JOSH: And to narrow it down a little but more back to Alabama specifically, all dynasties in world history and in college football must end someday.

PAUL FINEBAUM: Oh, this one will never end.

STEFAN: Josh says this as an LSU fan.

JOSH: I do. But there have been some fallow periods that you’ve very capably documented then the not-too-distant past. It wasn’t too long ago that Auburn was the king of the state, and now Gene Chizik is looking for a job. So, do you think it’s not going to happen for the Crimson Tide until Nick Saban decides to go back to the NFL or go back to LSU?

PAUL FINEBAUM: Well, every year I think it’s going to be the last one, and this year in July I picked LSU to win the national championship. And then the Honey Badger, his Heisman and LSU’s chances go up in marijuana smoke, and I jumped back on the Alabama bandwagon in time. I don’t know when it will end, but I will say that if Saban wins in Miami, that’s three out of four years. This is pretty unbelievable by today’s standards. And yes, it will come to an end. And I think at some point, he won’t be going back to LSU, but I do think he’ll be tempted by becoming the NFL’s first $10 million-a-year guy. I think even Nick is smart enough to know that maybe that he’s been at that craps table too long at the Beau Rivage or wherever, and it might be over. But no one’s going to convince me that it will happen this year. I think he’s still pretty hungry. He’s 61 years old, but you wouldn’t know it, whatever 61 means. I think he’s possessed. I think he’s possessed to win six national championships, which is the same number that Bear Bryant won—a guy who used to coach at Alabama.

MIKE: Now I heard you talk somewhat dismissively about Harvard, Yale, and Princeton. Just like to point out that 43 of the first 44 champions of college football, one of those schools had at least a part of it. So they have college football history, too. As someone with an expertise into the mindset of Alabama, what do the Alabama fans think of Notre Dame, the Fighting Irish. Because obviously they hate Auburn, but it seems to me like the Alabama fan, maybe the SEC fan, but definitely Alabama, really hates like a school like Oregon. There’s something about Oregon and these spread, let’s-score-65-points-a-game teams, that’s like a five-legged cat—it just ain’t right. So, obviously Alabama really wants to beat the Irish, but are they going to work themselves up into really hating them for reasons other than, they’re our next opponent and stand in the way of a championship?

PAUL FINEBAUM: I don’t think so, because Notre Dame’s in the club. What I find fascinating about this is that Alabama today is really what Notre Dame used to be. It used to be the epicenter of college football with the famous coach. I think Alabama fans are going to embrace it. Alabama and Oregon, I would have loved to have seen the game, but the two fan bases would not have mixed. I spent a week with Oregon fans two years ago at the national championship game and the five-legged-cat line, smoking a joint, I think fits best. Because I’ve never been around a weirder group in a football setting.  And then you had Auburn, which is kind of off-Broadway as well. There will be some discussion, I’ll predict, about the Catholics versus the folks down here entrenched in fundamental religion, and I hope it doesn’t go too far. But I had lunch the other day with a friend of mine who’s an archbishop and he was in Birmingham, was wearing a Notre Dame jacket. I told him, I said, I’d lose it the next couple weeks if you’re interested in making it to the New Year.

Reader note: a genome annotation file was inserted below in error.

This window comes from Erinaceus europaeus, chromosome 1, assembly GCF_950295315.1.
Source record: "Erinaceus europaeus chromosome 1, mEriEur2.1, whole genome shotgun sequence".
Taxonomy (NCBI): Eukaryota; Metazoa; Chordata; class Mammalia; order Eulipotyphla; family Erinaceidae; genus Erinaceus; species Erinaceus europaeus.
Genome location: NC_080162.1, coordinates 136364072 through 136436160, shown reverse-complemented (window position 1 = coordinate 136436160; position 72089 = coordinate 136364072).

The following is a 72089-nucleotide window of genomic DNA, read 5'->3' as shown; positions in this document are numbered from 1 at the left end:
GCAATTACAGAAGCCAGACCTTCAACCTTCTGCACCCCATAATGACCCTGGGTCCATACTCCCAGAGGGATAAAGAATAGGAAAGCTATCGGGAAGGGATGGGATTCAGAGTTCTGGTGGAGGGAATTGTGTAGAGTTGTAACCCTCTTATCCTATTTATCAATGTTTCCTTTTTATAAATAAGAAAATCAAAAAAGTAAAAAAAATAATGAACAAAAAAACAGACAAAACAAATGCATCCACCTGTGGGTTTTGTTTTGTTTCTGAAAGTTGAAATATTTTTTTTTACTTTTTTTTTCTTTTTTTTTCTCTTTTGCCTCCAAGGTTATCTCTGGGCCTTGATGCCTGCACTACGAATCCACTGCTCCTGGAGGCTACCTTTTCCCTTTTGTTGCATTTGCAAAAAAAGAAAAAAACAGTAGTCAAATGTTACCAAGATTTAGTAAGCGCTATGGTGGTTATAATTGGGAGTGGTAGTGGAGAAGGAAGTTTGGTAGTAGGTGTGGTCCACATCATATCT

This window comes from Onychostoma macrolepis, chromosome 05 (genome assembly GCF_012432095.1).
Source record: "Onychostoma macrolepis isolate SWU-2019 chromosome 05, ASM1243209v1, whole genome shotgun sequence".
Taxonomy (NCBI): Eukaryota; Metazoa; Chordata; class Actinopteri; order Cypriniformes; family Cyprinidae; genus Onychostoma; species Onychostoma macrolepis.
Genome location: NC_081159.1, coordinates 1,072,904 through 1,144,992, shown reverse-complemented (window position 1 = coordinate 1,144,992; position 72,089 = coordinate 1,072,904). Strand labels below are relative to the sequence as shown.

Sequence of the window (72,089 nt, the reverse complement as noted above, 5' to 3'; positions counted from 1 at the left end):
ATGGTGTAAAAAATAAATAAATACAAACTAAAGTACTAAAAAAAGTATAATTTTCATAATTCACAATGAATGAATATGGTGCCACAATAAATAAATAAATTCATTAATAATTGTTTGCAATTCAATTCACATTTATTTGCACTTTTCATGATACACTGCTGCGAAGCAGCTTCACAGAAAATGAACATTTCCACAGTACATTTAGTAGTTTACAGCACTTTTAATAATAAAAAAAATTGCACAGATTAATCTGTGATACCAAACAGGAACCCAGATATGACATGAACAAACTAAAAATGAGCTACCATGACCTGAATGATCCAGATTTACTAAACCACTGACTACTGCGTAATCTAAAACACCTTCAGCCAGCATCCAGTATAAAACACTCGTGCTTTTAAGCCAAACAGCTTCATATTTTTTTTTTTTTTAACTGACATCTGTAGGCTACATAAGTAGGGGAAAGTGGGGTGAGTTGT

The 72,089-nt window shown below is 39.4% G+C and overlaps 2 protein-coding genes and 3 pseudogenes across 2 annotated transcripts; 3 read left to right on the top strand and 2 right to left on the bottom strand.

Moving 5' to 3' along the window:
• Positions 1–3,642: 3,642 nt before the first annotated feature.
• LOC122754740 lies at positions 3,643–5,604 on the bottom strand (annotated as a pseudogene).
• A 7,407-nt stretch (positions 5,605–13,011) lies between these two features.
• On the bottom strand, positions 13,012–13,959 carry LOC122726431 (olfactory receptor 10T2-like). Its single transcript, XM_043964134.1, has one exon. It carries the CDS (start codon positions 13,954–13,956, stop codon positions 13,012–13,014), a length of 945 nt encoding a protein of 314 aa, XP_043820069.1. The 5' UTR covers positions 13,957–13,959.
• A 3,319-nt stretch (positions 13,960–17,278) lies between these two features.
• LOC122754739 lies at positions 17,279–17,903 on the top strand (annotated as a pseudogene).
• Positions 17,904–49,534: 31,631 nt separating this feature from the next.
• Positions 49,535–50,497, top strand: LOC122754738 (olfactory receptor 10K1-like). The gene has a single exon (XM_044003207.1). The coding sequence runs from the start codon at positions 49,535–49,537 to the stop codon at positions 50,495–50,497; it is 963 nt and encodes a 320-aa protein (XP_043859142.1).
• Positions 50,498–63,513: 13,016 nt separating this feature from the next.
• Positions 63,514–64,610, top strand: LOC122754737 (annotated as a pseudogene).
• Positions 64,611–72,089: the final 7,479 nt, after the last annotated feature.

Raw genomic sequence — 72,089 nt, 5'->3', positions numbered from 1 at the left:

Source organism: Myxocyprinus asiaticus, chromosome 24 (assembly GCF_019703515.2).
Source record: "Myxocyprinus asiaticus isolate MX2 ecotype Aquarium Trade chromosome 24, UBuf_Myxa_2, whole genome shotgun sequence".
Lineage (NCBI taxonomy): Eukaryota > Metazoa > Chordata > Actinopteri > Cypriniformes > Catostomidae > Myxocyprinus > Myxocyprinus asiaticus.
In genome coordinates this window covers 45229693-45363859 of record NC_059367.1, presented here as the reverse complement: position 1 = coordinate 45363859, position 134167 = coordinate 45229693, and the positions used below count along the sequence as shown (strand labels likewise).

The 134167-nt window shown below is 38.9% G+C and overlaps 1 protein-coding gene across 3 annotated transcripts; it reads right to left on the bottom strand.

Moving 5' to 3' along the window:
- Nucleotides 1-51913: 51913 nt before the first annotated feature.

STEFAN: Yeah, because Oregon’s weird, but Bryant-Denny Stadium on a Saturday is a totally normal, normal place.

PAUL FINEBAUM: Yes, absolutely. But the thing about Alabama fans, they have an arrogance to them, but it’s earned lately. I mean, you can go back six years and Mike Shula was the coach and they were losing to Louisiana Tech and Northern Illinois, but today they’ve kind of taken it over and one thing about Alabama fans, even when they are down they still think they are going to come back. And that is different than a lot of fan bases.

JOSH: So let me end by asking about one fact that was mentioned in the New Yorker piece, which is that you’ve unsuccessfully started several novels, including a murder mystery involving Bear Bryant. So my guess is that it was Ray Perkins with a houndstooth hat in Jordan-Hare Stadium. Am I close?

PAUL FINEBAUM: Yeah, I’ve got some great ideas. My biggest problem—and I was a sports columnist for a long time before I got into this—my biggest problem with writing a novel is I’m not sure I can write. I’ll be three, four, or five chapters into it and I’m reading it and I go, This is terrible. Like a lot of writers, you guys all know, I’m just maybe a little hypercritical of myself. But I also have this idea about a novel on Bryant which I was afraid would end up costing me in the end because he was involved in some ‘60s love affair with an African-American. And I thought it would end badly in the book, and probably my life might end quickly as well if it was ever published.

JOSH: Alright Paul, well we’re glad that you’re still alive.

PAUL FINEBAUM: Well, so far.

JOSH: Thank you so much for joining us today.

PAUL FINEBAUM: It was my pleasure.